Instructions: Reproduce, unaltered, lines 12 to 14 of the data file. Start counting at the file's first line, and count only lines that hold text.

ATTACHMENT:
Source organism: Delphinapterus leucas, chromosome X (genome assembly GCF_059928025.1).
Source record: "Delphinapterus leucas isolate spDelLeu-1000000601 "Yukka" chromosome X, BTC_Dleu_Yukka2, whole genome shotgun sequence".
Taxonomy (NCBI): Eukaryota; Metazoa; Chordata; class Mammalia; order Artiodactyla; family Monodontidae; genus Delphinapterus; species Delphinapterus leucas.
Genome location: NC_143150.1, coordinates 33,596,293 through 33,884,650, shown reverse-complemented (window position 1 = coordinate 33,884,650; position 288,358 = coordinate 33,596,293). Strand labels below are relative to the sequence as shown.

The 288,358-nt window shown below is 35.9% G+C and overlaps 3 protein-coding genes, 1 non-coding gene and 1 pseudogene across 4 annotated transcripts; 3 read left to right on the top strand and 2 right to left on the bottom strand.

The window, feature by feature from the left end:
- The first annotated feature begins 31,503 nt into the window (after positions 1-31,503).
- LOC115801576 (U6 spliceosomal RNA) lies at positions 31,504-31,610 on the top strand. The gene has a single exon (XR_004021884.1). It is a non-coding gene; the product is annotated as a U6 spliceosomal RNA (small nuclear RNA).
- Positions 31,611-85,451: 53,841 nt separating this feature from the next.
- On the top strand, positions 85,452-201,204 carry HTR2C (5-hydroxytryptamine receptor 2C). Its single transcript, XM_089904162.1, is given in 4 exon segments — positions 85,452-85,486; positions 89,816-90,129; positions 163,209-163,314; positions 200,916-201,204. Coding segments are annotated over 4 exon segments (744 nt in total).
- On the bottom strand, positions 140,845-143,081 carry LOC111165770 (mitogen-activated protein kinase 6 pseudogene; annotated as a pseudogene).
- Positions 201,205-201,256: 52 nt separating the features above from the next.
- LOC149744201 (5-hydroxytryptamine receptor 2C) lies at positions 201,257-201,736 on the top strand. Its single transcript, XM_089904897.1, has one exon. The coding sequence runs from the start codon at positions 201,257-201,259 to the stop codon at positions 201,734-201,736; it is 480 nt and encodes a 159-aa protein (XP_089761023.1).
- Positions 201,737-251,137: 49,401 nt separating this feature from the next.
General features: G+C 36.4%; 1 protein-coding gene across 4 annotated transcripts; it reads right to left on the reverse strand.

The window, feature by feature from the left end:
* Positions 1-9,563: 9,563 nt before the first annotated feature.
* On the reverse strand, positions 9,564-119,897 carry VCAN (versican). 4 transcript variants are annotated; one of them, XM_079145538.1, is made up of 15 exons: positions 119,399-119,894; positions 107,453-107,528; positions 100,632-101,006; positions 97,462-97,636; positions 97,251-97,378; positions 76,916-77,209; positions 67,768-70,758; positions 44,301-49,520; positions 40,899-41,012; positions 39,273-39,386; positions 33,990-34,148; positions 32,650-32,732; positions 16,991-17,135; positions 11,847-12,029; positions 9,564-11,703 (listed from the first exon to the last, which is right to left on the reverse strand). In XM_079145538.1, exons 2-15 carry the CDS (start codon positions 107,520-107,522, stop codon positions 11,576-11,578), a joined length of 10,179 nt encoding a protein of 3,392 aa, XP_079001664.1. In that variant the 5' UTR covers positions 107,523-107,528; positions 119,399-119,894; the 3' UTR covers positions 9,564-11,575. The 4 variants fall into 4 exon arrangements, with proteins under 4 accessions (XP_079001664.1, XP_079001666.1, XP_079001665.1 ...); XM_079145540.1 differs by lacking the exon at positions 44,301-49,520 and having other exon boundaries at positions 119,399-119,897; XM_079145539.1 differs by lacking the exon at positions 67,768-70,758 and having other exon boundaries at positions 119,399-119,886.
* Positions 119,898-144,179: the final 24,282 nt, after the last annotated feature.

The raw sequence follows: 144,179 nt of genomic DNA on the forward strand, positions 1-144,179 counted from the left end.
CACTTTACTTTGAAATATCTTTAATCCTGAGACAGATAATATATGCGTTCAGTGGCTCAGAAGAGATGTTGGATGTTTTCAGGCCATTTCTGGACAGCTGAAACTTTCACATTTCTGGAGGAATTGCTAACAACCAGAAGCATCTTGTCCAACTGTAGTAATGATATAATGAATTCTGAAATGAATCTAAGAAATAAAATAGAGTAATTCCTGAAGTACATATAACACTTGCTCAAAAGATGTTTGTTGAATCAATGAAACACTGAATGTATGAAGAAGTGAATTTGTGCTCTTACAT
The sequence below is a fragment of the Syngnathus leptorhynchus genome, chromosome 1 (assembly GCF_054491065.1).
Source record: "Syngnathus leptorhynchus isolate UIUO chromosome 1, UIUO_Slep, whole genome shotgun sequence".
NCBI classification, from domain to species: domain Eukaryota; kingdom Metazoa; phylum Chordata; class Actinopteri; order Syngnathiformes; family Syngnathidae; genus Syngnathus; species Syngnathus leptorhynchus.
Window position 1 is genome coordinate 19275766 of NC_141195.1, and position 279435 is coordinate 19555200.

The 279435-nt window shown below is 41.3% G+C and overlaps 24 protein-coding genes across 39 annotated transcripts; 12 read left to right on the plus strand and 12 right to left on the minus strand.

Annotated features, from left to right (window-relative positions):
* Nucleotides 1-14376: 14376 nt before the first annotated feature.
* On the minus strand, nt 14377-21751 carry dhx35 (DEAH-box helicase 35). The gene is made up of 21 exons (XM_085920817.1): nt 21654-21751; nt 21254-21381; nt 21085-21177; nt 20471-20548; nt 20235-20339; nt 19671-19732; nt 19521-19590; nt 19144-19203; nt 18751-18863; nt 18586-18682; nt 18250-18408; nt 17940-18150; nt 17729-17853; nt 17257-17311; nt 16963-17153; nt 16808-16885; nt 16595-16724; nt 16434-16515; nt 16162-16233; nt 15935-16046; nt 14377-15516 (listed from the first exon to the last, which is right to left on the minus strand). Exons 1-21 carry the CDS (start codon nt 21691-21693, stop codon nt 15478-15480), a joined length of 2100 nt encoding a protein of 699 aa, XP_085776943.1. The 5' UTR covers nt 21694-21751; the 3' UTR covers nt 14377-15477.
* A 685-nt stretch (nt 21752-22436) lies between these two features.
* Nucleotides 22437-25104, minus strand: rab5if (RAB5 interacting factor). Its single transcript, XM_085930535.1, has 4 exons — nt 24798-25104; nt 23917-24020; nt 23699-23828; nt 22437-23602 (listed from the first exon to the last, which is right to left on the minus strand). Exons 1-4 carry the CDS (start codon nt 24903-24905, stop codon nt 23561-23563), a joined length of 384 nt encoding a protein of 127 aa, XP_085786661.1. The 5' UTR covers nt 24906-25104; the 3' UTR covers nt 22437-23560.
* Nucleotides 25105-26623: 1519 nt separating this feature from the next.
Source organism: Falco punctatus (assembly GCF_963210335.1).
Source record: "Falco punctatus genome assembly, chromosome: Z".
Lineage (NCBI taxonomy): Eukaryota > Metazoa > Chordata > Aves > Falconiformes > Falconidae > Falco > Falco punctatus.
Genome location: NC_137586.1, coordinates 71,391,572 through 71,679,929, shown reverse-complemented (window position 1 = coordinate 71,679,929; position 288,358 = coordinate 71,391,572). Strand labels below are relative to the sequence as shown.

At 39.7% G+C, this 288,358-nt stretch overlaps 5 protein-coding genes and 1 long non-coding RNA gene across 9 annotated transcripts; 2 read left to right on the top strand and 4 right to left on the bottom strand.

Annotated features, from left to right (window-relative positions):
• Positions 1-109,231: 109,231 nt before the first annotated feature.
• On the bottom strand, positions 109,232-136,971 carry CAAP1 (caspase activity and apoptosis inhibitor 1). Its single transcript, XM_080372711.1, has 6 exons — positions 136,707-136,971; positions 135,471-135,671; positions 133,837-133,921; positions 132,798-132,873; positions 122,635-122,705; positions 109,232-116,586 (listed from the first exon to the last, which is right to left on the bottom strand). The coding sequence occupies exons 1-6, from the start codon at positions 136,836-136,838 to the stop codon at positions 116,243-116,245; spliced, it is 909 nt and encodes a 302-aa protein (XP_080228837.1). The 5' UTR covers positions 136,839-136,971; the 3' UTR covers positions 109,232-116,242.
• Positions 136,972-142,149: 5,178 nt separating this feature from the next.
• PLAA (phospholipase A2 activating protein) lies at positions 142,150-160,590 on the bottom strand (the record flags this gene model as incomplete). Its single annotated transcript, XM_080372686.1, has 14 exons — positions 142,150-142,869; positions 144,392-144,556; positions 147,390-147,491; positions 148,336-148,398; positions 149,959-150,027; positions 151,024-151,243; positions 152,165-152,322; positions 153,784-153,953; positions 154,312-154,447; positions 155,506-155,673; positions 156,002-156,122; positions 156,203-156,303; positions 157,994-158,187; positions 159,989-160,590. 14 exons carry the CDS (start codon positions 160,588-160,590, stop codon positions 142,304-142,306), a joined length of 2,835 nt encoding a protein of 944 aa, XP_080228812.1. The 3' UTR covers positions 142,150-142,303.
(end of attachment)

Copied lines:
- Positions 201,205-201,256: 52 nt separating the features above from the next.
- LOC149744201 (5-hydroxytryptamine receptor 2C) lies at positions 201,257-201,736 on the top strand. Its single transcript, XM_089904897.1, has one exon. The coding sequence runs from the start codon at positions 201,257-201,259 to the stop codon at positions 201,734-201,736; it is 480 nt and encodes a 159-aa protein (XP_089761023.1).
- Positions 201,737-251,137: 49,401 nt separating this feature from the next.